”…with the woman from Charlie’s Angels?”

Tanya Roberts screamed in fear for almost the entire length of A View to a Kill (1985). Incidentally, Timothy Dalton also appeared in an episode of Charlie’s Angels. The episode, called “Fallen Angel,” first aired on October 24, 1979. Dalton played a playboy-jewel thief named Damien Roth. In one scene, Charlie tells his girls that “Mr. Roth has very James Bondian tastes…”

”…with the crazy Southern sheriff?”

Louisiana Sheriff J.W. Pepper, portrayed by Clifton James, appeared in both Live and Let Die (1973) and The Man with The Golden Gun (1974). James reprised a very similar character for the 1981 film Superman II.

”…with the fight on a train?”

Bond has fought on a train no less than five times in the series. The most memorable fight was between Bond and Red Grant in From Russia With Love (1963), but 007 has also fought in and on trains with the claw-handed henchman Tee-Hee in Live and Let Die (1973), the steel-toothed Jaws in The Spy Who Loved Me (1977), a whole crew of bad guys in Octopussy (1983), and another group of misguided ruffians in GoldenEye (1995).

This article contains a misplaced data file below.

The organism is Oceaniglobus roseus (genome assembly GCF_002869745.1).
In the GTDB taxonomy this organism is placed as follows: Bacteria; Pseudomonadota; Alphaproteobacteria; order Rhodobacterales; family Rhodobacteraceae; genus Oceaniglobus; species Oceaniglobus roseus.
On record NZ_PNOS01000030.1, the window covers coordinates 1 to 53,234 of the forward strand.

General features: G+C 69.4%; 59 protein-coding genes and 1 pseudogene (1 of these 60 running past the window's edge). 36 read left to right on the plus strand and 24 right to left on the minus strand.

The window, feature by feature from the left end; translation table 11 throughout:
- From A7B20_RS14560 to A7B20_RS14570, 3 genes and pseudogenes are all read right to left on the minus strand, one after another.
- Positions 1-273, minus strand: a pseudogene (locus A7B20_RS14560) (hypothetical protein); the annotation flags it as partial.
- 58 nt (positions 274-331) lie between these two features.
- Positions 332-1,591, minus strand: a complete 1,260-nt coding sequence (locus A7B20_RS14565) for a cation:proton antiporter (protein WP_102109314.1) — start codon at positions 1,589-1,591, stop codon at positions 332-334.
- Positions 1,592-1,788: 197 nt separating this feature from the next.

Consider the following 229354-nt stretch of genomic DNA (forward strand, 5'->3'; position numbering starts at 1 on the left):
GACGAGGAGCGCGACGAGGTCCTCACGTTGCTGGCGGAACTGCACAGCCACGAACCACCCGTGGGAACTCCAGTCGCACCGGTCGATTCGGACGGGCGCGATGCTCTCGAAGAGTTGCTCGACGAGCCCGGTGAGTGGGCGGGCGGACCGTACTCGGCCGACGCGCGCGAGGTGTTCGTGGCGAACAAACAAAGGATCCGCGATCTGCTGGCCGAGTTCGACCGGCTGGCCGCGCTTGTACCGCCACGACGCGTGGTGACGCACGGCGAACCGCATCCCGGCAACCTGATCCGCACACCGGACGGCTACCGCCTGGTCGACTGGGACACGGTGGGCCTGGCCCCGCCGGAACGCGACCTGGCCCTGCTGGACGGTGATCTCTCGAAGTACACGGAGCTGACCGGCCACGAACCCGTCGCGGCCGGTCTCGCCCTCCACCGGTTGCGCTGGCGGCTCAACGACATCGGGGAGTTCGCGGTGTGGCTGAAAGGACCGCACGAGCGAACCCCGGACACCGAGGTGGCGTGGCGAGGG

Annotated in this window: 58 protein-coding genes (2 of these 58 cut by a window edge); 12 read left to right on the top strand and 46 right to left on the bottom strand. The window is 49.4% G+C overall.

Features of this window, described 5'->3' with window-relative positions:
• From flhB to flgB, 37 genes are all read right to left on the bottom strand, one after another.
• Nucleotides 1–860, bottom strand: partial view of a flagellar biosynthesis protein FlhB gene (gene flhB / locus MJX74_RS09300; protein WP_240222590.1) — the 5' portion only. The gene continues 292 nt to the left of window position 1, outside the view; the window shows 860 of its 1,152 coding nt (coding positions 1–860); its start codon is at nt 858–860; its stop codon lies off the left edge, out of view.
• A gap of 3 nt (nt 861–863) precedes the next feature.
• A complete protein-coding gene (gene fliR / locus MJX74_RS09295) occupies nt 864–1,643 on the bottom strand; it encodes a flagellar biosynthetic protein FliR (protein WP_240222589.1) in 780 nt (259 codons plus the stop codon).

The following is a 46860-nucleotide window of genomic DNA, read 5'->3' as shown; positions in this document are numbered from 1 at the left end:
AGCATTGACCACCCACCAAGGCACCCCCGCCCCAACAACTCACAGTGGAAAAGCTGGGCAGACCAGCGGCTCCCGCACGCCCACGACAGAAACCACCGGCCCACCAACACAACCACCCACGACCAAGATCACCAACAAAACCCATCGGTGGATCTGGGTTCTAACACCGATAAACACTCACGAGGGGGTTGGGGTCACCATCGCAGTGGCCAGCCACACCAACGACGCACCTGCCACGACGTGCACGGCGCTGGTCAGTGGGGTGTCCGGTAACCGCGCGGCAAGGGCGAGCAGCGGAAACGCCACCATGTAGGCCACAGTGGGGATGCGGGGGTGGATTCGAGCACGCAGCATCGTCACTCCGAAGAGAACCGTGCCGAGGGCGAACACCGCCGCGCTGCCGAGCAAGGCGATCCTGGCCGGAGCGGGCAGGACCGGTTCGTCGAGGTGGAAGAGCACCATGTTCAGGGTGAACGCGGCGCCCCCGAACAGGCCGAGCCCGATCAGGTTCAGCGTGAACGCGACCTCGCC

”…with the drug dealer?”

Robert Davi played the despicable drug lord Franz Sanchez in Licence to Kill (1989). Live and Let Die (1973) also featured a drug dealer – Mr. Big (aka Kanaga), played by Yaphet Kotto. The Living Daylights (1987) featured a diamonds-for-opium drug deal somewhere in the middle, but the plot was so complex that just about everybody missed it.

”…with Ringo Starr’s wife?”

Barbara Bach was Soviet agent Triple-X in The Spy Who Loved Me (1977). She met the ex-Beatle four years later while they were filming 1981’s Caveman.

”…with that guy from Remington Steele?”

“That guy from Remington Steele” is Pierce Brosnan. He has played James Bond in GoldenEye (1995) and Tomorrow Never Dies (1997) and has been contracted for at least one more film.

”…with the wife of that guy from Remington Steele?”

Pierce Brosnan’s late wife Cassandra Harris played Countess Lisl in For Your Eyes Only (1981). Harris passed away in 1991 and Brosnan supports an ovarian cancer foundation in her memory.